CWU: Postpone commencement

Mariah Valles, Columnist

During freshman convocation, students were told the university would be there for them when they needed it. No matter if it took four years, five years or more, the university would be so proud to announce your name at commencement. 

It’s clear a commencement ceremony cannot happen under the current health orders put in place, but CWU needs to stand behind the senior class of 2020. When the health orders are lifted, CWU must honor its graduating class with an in-person commencement ceremony. 

Seniors will not get to spend their last three months of college surrounded by friends. They won’t get to attend grad kick off or award ceremonies. For some, their final quarter of college will be spent in a bedroom, trying to figure out how to complete online courses for the very first time, just in order to graduate.

CWU should not hijack such a monumental day from students.

As a first generation college graduate who should graduate Summa Cum Laude (3.9-4.0 GPA), it’s deeply disappointing that the university would outright cancel such an event instead of postponing it. The health order cited for the cancellation of commencement doesn’t say events can’t be postponed or rescheduled. 

While the university has said it’s looking into ways to still honor graduates, anything less than postponing the in-person ceremony is not good enough. Washington State University has scheduled a virtual graduation ceremony in May and two possible dates for in-person ceremonies. CWU should follow suit.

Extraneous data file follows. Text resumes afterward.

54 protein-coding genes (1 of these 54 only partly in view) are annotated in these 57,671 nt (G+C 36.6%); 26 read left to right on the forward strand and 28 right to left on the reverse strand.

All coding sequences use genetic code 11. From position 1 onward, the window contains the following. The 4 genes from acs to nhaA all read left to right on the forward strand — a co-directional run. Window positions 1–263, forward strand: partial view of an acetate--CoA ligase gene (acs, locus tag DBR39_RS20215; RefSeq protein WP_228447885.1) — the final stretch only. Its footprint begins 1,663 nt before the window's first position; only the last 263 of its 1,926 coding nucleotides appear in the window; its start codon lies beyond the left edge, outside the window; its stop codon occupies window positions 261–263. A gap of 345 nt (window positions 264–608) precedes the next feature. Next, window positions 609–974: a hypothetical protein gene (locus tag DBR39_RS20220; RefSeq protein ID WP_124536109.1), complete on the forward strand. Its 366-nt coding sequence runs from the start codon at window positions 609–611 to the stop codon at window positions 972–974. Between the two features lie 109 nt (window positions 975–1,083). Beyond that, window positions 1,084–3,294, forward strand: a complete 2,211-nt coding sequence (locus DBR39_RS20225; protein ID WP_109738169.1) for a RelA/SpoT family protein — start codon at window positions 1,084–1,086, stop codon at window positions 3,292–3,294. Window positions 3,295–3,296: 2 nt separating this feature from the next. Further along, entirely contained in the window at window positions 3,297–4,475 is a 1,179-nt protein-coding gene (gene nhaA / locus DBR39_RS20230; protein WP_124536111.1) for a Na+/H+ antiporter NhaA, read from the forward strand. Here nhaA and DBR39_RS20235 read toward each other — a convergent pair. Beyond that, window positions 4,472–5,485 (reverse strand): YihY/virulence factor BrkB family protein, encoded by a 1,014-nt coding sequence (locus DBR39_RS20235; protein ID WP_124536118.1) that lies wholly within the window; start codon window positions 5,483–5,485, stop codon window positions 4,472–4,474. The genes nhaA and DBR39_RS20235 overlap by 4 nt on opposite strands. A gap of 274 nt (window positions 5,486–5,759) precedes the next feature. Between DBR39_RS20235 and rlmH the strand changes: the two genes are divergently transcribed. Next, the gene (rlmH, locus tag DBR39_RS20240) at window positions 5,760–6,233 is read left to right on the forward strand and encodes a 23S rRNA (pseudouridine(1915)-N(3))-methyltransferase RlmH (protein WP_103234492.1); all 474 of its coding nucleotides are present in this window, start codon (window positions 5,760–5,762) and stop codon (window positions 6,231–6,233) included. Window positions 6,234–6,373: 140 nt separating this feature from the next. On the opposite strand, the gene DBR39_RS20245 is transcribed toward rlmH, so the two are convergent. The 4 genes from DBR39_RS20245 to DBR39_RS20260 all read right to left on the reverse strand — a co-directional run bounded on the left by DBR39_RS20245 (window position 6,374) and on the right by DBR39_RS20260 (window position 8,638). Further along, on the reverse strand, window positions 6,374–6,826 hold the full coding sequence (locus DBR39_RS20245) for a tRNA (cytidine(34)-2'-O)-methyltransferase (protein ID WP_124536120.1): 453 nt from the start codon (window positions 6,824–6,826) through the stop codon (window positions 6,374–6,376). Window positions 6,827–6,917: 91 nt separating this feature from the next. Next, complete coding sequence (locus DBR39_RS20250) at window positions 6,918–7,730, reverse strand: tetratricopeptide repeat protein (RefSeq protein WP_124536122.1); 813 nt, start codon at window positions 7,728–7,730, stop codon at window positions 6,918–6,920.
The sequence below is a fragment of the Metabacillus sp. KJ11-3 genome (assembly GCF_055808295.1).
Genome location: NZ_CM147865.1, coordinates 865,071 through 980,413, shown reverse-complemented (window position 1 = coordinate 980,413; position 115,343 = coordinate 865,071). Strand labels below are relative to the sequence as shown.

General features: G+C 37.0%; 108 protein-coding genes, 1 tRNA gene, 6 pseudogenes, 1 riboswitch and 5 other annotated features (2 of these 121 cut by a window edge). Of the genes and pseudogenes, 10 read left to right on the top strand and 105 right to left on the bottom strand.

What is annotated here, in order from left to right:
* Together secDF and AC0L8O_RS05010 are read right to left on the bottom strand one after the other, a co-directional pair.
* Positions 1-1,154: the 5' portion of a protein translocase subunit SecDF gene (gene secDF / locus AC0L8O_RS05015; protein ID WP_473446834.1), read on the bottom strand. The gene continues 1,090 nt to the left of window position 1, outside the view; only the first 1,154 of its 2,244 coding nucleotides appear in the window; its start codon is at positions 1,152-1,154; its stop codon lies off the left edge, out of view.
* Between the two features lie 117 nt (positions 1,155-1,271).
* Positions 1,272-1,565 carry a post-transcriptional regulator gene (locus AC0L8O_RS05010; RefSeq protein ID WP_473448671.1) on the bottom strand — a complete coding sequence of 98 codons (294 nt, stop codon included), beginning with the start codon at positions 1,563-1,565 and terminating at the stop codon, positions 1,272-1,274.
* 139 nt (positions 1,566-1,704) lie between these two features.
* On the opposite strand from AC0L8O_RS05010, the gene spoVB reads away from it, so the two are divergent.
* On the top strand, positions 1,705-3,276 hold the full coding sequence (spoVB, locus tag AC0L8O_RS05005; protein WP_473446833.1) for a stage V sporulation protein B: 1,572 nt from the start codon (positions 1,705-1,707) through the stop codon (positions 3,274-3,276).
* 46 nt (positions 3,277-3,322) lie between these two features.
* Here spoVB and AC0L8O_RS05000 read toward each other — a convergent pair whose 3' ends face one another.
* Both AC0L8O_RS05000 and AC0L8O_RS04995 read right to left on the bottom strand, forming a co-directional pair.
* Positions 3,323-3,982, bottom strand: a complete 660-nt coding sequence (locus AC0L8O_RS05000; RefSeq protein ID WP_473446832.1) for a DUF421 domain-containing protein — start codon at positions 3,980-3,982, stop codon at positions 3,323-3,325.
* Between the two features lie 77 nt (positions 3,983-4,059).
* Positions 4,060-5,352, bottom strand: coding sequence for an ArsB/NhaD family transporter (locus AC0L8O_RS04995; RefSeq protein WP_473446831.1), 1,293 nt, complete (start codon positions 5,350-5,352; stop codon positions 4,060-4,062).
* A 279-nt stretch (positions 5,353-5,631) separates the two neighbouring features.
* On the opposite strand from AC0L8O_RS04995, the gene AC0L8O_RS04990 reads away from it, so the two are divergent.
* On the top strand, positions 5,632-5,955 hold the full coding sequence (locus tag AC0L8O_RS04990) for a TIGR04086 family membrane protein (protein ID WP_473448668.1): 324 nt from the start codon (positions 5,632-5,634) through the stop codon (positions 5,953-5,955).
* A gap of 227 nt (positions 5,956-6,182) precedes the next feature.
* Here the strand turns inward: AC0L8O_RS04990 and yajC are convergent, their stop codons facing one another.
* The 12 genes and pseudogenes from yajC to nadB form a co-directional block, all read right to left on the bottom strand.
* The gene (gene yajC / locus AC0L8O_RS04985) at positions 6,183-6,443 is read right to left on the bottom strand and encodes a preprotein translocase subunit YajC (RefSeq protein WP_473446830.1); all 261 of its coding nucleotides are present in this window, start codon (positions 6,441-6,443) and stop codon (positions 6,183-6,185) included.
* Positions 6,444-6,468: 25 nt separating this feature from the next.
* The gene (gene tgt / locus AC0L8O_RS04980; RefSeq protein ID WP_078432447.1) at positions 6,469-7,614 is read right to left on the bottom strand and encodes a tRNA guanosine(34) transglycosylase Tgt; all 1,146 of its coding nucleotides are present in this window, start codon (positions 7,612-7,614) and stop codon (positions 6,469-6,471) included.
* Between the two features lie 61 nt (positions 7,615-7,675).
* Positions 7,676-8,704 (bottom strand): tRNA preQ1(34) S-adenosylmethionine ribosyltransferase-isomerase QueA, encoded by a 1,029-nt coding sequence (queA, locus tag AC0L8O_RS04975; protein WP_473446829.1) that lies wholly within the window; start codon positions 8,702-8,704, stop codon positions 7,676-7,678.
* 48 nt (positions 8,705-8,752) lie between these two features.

The Associated Students of the University of Washington at Bothell (ASUWB) sent out a survey to students asking their preference about commencement plans. The survey listed different possibilities for commencement, making students a part of the process, a brilliant and respectable way to handle the situation. 

CWU should be more like ASUWB and send out a survey to graduating seniors, requesting input and preference. How can such a decision be made without the voices of students being involved? 

Even though commencement is a year-long planned event and there are dozens of small details, the university should continue to plan for it, even in such uncertain times. The university has said if a commencement ceremony is planned last minute, it won’t be as extravagant. 

But seniors don’t need big-name speakers at commencement. We need an opportunity, when it’s safe, to walk across a stage and hear our names be called, loud and proud for our friends and families. 

We’ve earned it.